2. Apply knowledge of the human body to examine how it adapts to environmental stress to influence exercise performance and health

  3. Create a poster that appraises the environment's effect on human performance and health

  4. Critique and select strategies to optimise human performance and health in extreme environments

Assessment Methods

Type Name Description Weight
Written assignment, including essay A practical strategy to improve human performance and health in extreme environments

The assessment asks students to develop an individual scientific report that proposes a practical strategy to improve the performance and health of persons operating in an extreme environment. Exceeding or undershooting the word limit by >10% will result in a reduction of one categorical grade, e.g. A- to B+.

75
Written assignment, including essay Appraisal of environmental effects on human performance and health

The assessment asks students to create a poster that appraises environmental stressor effects on human and performance.

25

Teaching and Learning Strategy

Hours
Seminar

You will have 2 small group seminars. During these sessions, we will discuss strategies to improve health and performance in extreme environments.

4
Private study

You are expected to devote 80 hours of guided independent study. Independent study includes individual research and reading time, peer discussion, and assessment preparation.

80
Lecture

You will receive lectures that broadly review the health and performance effects of extreme environments. These lectures will also help you to prepare for the poster and written report assessments, including the opportunity to receive feedback from peers and ask questions to staff.

16

Transferable skills

  • Literacy - Proficiency in reading and writing through a variety of media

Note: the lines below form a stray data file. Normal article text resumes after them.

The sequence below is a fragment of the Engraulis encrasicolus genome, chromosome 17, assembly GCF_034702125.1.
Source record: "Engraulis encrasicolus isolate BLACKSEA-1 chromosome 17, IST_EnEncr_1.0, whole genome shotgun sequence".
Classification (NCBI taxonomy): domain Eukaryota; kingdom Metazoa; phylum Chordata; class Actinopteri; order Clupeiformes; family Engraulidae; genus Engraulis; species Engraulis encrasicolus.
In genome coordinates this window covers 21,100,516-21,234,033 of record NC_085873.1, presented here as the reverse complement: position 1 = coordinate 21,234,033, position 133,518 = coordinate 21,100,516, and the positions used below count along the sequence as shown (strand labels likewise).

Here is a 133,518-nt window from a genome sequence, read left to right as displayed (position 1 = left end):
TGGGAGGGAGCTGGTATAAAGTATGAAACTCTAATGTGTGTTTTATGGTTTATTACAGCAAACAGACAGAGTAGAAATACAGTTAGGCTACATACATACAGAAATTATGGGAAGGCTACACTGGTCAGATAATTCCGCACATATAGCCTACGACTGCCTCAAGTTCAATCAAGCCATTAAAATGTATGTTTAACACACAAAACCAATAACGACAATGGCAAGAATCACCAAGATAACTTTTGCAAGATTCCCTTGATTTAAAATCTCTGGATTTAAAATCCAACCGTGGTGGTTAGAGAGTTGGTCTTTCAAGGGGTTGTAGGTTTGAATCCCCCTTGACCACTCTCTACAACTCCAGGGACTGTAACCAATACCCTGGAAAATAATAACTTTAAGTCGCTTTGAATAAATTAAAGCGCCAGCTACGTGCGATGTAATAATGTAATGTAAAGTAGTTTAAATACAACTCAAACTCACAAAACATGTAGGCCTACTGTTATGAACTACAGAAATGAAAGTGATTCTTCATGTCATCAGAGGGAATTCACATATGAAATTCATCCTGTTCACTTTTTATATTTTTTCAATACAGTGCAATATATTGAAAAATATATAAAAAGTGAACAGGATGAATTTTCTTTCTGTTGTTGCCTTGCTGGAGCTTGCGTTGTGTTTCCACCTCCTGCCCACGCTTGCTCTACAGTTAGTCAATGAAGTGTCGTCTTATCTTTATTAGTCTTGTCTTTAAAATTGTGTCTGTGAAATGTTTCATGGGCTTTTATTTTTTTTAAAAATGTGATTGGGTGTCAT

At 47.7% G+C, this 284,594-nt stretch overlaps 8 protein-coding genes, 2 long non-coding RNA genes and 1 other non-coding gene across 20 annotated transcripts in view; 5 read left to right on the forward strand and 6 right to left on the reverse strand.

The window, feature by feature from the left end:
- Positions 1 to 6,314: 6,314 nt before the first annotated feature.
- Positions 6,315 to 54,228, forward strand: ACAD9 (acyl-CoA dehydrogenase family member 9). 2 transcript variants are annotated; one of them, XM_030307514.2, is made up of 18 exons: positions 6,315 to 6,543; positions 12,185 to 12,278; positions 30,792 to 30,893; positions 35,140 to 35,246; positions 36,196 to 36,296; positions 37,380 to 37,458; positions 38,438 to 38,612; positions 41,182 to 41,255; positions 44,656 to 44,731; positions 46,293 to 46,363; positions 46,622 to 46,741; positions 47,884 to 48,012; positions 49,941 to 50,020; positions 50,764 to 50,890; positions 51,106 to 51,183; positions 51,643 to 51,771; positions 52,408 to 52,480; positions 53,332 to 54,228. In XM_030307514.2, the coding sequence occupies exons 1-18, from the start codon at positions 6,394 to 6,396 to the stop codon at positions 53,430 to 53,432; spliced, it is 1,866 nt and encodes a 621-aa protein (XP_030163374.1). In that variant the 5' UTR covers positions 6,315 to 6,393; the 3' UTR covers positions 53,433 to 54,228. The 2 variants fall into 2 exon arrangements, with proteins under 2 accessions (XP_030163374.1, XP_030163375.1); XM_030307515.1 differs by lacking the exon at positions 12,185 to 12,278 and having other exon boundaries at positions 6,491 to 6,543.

• Computer Literacy - Proficiency in using a varied range of computer software
  • Self-Management - Able to work unsupervised in an efficient, punctual and structured manner. To examine the outcomes of tasks and events, and judge levels of quality and importance
  • Exploring - Able to investigate, research and consider alternatives
  • Information retrieval - Able to access different and multiple sources of information
  • Critical analysis & Problem Solving - Able to deconstruct and analyse problems or complex situations. To find solutions to problems through analyses and exploration of all possibilities using appropriate methods, rescources and creativity.
  • Argument - Able to put forward, debate and justify an opinion or a course of action, with an individual or in a wider group setting

Subject specific skills

  • research and assess paradigms, theories, principles, concepts and factual information, and apply such skills in explaining and solving problems
  • describe, synthesise, interpret, analyse and evaluate information and data relevant to a professional or vocational context
  • apply knowledge to the solution of familiar and unfamiliar problems
  • demonstrate effective written and/or oral communication and presentation skills
  • take and demonstrate responsibility for their own learning and continuing personal and professional development
  • communicate succinctly at a level appropriate to different audiences.
  • develop justifiable and/or evidence-based interventions

Resources

Resource implications for students

There is no additional financial requirement for this module. All core texts are available in the library.

Talis Reading list

http://readinglists.bangor.ac.uk/modules/jxh-3039.html

Reading list

All reading is detailed on Talis: https://rl.talis.com/3/bangor/lists/F834E14E-6CCA-344E-77D9-1339B13CAE0F.html?lang=en&login=1

The following books are useful for this module, some of which are available in our library and free to read online: o Armstrong, L.E. (2000). Performing in Extreme Environments. Champaign IL: Human Kinetics.# o Cheung S.S. (2009). Advanced Environmental Exercise Physiology. Champaign IL: Human Kinetics. o West, J.B., Schoene, R.B., Luks, A.M. & Milledge, J.S. (2013). High Altitude Medicine & Physiology, 5th edition. Boca Raton, FL: CRC Press. * o Wilber R. (2004). Altitude training and athletic performance. Human Kinetics. o Armstrong, L.E. (2003). Exertional Heat Illnesses. Champaign IL: Human Kinetics. o Gleeson, M., Bishop, N.C. and Walsh, N.P. (2013). Exercise Immunology. London: Routledge.* * Short loan in Library; # ebook searchable from Library catalogue

Courses including this module

Compulsory in courses:

Optional in courses: